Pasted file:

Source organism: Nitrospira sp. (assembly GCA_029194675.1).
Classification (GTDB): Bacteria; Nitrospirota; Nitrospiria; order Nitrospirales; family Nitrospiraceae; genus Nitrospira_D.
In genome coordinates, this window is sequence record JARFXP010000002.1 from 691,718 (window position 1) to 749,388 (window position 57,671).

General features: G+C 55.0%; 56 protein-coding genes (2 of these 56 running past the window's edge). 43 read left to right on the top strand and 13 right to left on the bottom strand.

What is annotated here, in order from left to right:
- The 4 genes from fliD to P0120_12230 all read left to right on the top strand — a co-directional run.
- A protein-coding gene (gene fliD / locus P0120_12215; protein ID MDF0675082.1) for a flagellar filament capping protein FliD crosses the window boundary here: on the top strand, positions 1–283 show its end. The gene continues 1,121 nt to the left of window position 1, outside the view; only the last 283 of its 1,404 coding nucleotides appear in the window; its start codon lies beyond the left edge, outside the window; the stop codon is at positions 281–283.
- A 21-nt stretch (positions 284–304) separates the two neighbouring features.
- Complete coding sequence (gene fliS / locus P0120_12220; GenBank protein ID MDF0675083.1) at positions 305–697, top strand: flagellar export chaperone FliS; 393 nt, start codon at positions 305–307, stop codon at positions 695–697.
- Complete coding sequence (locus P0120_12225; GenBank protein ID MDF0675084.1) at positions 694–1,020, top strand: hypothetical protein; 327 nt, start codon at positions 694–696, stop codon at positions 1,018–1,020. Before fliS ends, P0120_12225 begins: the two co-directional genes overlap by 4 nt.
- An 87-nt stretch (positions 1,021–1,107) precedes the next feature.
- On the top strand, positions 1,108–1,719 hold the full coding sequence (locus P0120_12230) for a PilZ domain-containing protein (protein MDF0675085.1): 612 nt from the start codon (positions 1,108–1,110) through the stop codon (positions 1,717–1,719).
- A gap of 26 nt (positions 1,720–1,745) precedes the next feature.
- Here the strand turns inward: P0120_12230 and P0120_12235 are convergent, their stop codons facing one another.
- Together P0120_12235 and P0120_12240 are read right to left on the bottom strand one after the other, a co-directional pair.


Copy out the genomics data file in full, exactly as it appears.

Source organism: Nitrospira sp. (assembly GCA_029194675.1).
Classification (GTDB): Bacteria; Nitrospirota; Nitrospiria; order Nitrospirales; family Nitrospiraceae; genus Nitrospira_D.
In genome coordinates, this window is sequence record JARFXP010000002.1 from 691,718 (window position 1) to 749,388 (window position 57,671).

General features: G+C 55.0%; 56 protein-coding genes (2 of these 56 running past the window's edge). 43 read left to right on the top strand and 13 right to left on the bottom strand.

What is annotated here, in order from left to right:
- The 4 genes from fliD to P0120_12230 all read left to right on the top strand — a co-directional run.
- A protein-coding gene (gene fliD / locus P0120_12215; protein ID MDF0675082.1) for a flagellar filament capping protein FliD crosses the window boundary here: on the top strand, positions 1–283 show its end. The gene continues 1,121 nt to the left of window position 1, outside the view; only the last 283 of its 1,404 coding nucleotides appear in the window; its start codon lies beyond the left edge, outside the window; the stop codon is at positions 281–283.
- A 21-nt stretch (positions 284–304) separates the two neighbouring features.
- Complete coding sequence (gene fliS / locus P0120_12220; GenBank protein ID MDF0675083.1) at positions 305–697, top strand: flagellar export chaperone FliS; 393 nt, start codon at positions 305–307, stop codon at positions 695–697.
- Complete coding sequence (locus P0120_12225; GenBank protein ID MDF0675084.1) at positions 694–1,020, top strand: hypothetical protein; 327 nt, start codon at positions 694–696, stop codon at positions 1,018–1,020. Before fliS ends, P0120_12225 begins: the two co-directional genes overlap by 4 nt.
- An 87-nt stretch (positions 1,021–1,107) precedes the next feature.
- On the top strand, positions 1,108–1,719 hold the full coding sequence (locus P0120_12230) for a PilZ domain-containing protein (protein MDF0675085.1): 612 nt from the start codon (positions 1,108–1,110) through the stop codon (positions 1,717–1,719).
- A gap of 26 nt (positions 1,720–1,745) precedes the next feature.
- Here the strand turns inward: P0120_12230 and P0120_12235 are convergent, their stop codons facing one another.
- Together P0120_12235 and P0120_12240 are read right to left on the bottom strand one after the other, a co-directional pair.